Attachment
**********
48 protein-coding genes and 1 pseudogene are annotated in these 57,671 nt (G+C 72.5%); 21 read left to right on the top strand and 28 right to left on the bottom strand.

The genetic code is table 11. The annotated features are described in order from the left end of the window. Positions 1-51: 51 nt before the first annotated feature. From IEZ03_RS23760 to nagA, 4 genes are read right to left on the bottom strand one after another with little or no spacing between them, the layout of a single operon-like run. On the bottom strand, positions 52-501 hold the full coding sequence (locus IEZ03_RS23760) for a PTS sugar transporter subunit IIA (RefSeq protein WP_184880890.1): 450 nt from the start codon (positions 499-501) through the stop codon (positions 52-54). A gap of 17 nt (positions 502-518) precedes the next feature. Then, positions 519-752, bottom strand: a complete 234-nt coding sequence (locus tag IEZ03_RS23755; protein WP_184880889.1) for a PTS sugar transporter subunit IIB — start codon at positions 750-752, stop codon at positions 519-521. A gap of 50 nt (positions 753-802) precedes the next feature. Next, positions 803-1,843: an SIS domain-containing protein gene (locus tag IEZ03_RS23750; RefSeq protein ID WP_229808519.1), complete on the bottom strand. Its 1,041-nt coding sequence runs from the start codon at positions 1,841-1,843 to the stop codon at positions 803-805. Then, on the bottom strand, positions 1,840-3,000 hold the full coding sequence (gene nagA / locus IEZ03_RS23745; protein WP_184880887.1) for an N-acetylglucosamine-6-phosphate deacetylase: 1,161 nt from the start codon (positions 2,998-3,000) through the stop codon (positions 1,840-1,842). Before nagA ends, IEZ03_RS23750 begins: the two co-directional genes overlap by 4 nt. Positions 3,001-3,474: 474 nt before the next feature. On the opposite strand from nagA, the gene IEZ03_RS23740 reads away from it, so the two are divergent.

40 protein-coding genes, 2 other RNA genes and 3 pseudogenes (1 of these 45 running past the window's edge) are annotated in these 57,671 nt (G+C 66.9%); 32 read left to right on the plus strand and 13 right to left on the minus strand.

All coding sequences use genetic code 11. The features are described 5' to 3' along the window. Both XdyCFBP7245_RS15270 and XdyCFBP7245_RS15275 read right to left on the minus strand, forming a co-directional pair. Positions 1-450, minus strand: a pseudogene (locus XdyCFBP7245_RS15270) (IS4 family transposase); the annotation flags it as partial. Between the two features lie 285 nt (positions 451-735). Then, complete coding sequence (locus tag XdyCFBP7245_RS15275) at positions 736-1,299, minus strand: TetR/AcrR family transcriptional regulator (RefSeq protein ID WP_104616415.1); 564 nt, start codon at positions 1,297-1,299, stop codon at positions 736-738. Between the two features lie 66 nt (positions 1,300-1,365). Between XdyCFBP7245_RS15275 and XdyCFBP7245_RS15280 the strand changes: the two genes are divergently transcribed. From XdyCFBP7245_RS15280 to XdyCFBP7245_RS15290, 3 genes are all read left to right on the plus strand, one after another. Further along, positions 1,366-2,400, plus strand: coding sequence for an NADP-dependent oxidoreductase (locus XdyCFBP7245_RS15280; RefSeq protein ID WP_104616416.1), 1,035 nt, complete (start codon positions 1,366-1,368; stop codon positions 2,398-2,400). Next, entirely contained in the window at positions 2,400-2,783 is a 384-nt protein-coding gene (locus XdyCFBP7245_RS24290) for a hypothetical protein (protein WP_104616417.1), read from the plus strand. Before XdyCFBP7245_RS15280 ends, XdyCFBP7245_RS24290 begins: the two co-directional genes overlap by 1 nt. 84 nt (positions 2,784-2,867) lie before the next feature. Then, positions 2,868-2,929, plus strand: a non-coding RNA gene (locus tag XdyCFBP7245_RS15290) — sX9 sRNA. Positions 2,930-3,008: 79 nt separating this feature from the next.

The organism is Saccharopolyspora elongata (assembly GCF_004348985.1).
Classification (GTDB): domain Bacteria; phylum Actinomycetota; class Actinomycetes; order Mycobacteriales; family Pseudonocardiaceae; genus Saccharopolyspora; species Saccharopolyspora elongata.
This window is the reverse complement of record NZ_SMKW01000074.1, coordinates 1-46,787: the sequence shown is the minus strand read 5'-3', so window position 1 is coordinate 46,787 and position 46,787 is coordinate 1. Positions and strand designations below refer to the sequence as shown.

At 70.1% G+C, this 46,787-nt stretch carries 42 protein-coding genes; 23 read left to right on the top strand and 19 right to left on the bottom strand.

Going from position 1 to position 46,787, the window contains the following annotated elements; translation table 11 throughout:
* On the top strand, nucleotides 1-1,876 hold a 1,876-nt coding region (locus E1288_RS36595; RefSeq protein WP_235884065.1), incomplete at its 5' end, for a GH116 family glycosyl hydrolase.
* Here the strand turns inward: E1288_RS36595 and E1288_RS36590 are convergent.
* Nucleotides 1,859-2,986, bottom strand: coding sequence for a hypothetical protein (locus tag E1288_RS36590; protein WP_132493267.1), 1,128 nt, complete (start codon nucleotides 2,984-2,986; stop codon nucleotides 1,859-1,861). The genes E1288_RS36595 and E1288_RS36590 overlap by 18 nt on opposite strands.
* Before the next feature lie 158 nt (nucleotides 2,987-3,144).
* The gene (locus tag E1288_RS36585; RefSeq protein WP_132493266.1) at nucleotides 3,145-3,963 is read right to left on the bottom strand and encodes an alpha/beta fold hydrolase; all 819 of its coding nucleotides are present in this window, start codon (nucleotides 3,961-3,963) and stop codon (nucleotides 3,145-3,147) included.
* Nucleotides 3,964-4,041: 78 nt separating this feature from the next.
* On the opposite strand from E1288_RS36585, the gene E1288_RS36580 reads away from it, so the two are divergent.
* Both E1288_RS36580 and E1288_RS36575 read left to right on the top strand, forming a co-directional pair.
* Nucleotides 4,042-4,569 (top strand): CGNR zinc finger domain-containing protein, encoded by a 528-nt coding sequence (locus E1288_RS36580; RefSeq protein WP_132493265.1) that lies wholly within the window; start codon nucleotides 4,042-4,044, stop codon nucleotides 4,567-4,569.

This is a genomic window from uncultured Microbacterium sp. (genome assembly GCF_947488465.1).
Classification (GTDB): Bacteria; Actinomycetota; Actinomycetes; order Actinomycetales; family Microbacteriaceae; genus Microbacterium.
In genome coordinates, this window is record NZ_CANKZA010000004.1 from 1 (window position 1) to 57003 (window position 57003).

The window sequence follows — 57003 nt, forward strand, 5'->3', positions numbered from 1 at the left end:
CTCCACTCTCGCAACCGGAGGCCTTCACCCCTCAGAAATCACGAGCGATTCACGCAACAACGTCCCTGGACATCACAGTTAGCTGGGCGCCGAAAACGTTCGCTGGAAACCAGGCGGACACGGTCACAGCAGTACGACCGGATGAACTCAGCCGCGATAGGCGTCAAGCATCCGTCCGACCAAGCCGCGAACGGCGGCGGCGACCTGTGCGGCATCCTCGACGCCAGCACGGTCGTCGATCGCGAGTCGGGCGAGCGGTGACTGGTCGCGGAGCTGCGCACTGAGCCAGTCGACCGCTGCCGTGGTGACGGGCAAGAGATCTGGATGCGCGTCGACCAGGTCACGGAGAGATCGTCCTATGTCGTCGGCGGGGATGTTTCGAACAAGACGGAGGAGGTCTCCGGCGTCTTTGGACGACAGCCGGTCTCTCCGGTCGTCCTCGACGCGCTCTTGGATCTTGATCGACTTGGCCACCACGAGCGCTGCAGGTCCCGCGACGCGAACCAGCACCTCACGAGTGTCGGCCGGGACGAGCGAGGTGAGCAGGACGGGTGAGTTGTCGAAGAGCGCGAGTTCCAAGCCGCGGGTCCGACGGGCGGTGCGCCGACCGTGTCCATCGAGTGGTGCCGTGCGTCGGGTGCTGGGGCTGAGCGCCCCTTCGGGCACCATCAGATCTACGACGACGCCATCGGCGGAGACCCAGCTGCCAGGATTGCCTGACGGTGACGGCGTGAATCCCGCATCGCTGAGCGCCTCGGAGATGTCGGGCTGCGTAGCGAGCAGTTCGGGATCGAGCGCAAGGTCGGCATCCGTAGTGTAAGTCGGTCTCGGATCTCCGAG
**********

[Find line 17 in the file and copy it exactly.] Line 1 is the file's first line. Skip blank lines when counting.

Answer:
* Both E1288_RS36580 and E1288_RS36575 read left to right on the top strand, forming a co-directional pair.